The World Has Changed: So Must Cross-Strait Policy
United Daily News editorial (Taipei, Taiwan, ROC)
April 13, 2010
The keyword during the Cold War was "disarmament." Now, during the first decade of the twenty-first century, the keywords are "Will the RMB be revalued?" In fact, that is economic and trade equivalent of "disarmament." During the Cold War the keywords invoked by the two sides were "Recover the mainland!" and "Liberate Taiwan!" Now, during the first decade of the twenty-first century, the key word is "ECFA." We have gone from a zero sum game to win-win symbiosis.
The world, to a considerable extent, has put behind it ideological and military confrontation. It now engages primarily in economic "coopetition." During the Cold War the keywords were "arms race", "Iron Curtain", and "containment." Today's keywords are "FTA", "reform and liberalization" and "globalization." The North Atlantic Treaty Organization and Warsaw Pact military alliances have become obsolete. The new organizations are the EU, ASEAN plus N, and the North American Free Trade Area, all of which are economic and trade entities.
The world has changed. Ideological and military confrontation has morphed into economic coopetition. As the world has changed, so have cross-Strait relations. As mentioned before, we have gone from "Recover the mainland!" and "Liberate Taiwan!" to ECFA.
Globalization has led the world away from military and ideological confrontation, and steered it toward economic coopetition. Globalization has had one particularly significant development. It is enabling Mainland China to resolve its internal difficulties by the timely use of economic rather than political means. On the one hand, the Western world, led by United States, has learned to deal with Mainland China through trade coopetition rather than military confrontation. On the other hand, the Western world has lost any justification for the use of military means in their dealings with Mainland China. As the world's factory, Mainland China has already coordinated its interests with the interests of the world's leading manufacturers. As the world's marketplace, Mainland China has become the target of the world's businesses. Ideological and military conflict is no longer the way of the world. It is even less an excuse for the Western world to intervene in Mainland China's affairs. Mainland China is using economic interests to maintain internal harmony and external peace. It is using these means to ensure that foreign powers do not violate the peace and obstruct Mainland China's rise. Instead, foreign powers compete against each other on Mainland China, in the world's factory and the world's marketplace, attempting to offer the best products and services.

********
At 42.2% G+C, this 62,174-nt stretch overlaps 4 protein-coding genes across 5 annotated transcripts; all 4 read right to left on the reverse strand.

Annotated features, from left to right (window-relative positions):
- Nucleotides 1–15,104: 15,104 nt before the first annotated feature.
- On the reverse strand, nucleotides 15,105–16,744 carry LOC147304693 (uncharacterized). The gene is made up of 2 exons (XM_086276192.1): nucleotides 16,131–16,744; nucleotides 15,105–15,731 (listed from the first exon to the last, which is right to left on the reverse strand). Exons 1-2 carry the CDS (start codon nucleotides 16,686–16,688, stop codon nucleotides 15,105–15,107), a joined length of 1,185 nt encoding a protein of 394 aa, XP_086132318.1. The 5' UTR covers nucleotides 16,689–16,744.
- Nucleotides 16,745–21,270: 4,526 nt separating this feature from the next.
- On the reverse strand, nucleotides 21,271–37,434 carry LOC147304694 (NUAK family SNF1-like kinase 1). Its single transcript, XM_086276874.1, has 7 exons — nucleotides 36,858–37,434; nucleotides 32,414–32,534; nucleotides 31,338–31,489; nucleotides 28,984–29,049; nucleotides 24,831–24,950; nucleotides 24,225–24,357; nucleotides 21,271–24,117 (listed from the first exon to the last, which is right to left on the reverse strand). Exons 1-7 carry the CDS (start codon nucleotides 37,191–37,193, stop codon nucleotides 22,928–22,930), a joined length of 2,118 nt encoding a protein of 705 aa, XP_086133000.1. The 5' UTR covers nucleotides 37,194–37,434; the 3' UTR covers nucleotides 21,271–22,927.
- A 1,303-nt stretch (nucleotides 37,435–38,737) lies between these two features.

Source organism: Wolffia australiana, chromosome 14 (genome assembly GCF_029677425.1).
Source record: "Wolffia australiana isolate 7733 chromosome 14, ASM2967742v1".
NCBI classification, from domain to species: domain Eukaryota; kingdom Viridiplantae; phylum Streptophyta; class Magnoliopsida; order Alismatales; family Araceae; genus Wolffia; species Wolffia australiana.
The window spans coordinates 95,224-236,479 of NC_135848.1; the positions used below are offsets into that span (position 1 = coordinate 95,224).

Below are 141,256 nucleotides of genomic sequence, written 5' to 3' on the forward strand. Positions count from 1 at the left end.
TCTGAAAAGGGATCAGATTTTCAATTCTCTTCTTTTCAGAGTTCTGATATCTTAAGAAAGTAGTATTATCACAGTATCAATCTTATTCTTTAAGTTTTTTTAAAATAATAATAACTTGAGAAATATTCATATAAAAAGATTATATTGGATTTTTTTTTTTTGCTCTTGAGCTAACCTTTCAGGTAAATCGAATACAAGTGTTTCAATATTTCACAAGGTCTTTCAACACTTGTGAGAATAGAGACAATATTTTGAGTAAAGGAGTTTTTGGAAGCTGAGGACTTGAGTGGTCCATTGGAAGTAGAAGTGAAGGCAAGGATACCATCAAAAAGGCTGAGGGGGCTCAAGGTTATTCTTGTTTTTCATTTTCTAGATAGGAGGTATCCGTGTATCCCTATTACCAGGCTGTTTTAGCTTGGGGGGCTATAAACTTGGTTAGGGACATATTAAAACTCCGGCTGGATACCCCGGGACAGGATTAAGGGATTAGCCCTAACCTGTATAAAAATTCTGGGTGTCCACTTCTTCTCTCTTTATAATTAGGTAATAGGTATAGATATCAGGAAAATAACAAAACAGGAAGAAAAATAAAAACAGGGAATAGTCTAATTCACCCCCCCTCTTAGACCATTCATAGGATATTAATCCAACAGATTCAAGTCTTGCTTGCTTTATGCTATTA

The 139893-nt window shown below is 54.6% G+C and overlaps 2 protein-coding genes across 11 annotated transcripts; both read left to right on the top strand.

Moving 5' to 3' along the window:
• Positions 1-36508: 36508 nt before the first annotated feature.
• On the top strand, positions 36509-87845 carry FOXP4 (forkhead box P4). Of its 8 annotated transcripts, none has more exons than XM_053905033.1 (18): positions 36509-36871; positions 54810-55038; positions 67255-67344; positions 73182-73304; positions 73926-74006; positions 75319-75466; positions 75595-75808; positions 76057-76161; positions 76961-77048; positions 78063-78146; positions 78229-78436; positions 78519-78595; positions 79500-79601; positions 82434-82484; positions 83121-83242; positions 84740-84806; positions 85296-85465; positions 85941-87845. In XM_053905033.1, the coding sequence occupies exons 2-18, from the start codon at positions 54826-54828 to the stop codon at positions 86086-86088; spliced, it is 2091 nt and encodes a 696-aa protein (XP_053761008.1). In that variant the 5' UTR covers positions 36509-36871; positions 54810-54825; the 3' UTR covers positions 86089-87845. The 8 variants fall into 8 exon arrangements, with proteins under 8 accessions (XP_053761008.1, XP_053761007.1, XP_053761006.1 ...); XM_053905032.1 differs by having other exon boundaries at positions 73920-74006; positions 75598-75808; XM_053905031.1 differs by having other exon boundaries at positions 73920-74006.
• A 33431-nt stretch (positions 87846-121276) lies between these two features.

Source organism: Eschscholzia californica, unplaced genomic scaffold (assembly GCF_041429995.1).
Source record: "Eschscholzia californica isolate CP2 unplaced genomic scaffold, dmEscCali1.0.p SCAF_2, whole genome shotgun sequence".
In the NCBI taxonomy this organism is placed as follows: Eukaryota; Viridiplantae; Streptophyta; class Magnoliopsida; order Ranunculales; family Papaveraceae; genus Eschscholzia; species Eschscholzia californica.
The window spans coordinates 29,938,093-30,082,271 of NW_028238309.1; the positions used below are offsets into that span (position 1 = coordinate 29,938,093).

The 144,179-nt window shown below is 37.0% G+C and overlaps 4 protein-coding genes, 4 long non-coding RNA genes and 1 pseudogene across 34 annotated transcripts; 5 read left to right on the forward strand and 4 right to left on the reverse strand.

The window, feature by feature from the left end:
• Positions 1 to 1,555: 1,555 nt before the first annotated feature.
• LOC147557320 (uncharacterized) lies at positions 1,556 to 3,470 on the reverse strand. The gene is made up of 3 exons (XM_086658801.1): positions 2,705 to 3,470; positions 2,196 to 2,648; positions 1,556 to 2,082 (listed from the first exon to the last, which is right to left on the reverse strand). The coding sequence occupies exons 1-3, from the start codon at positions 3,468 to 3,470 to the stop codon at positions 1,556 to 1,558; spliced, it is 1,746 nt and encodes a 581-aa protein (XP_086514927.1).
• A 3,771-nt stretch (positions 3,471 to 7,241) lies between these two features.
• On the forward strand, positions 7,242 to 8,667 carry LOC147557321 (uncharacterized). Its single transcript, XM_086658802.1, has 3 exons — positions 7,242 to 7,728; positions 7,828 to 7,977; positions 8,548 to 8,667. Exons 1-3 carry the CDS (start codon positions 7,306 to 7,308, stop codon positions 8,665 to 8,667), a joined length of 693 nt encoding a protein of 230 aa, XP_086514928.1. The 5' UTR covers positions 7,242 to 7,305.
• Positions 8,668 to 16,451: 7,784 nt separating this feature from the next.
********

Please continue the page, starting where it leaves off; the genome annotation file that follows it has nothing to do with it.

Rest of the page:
Mainland China has changed the way it responds to the world. It now deals with the world by means of trade. The way the world deals with Mainland China has changed too. It too deals with Mainland China by means of trade. Cross-Strait relations are also changing. Taipei and Beijing also deal with each other by means of trade. In recent years rapid fluctuations in cross-Strait relations have not been the result of ideological shifts. They have not been a result of Taiwan's liberal democracy. They have not been the result of differences in military might. If Beijing were to precipitate a military showdown with Taipei, the world would not necessarily watch idly. The reason the cross-Strait situation has changed so radically in recent years, is the result of Mainland China's national strategy. It now deals with the rest of the world using peaceful economic means. Its cross-Strait strategy has changed as well. It also deals with Taiwan using peaceful economic means. On the one hand, this presents Taiwan with a serious crisis. On the other hand, this presents the Mainland with an unprecedented opportunity.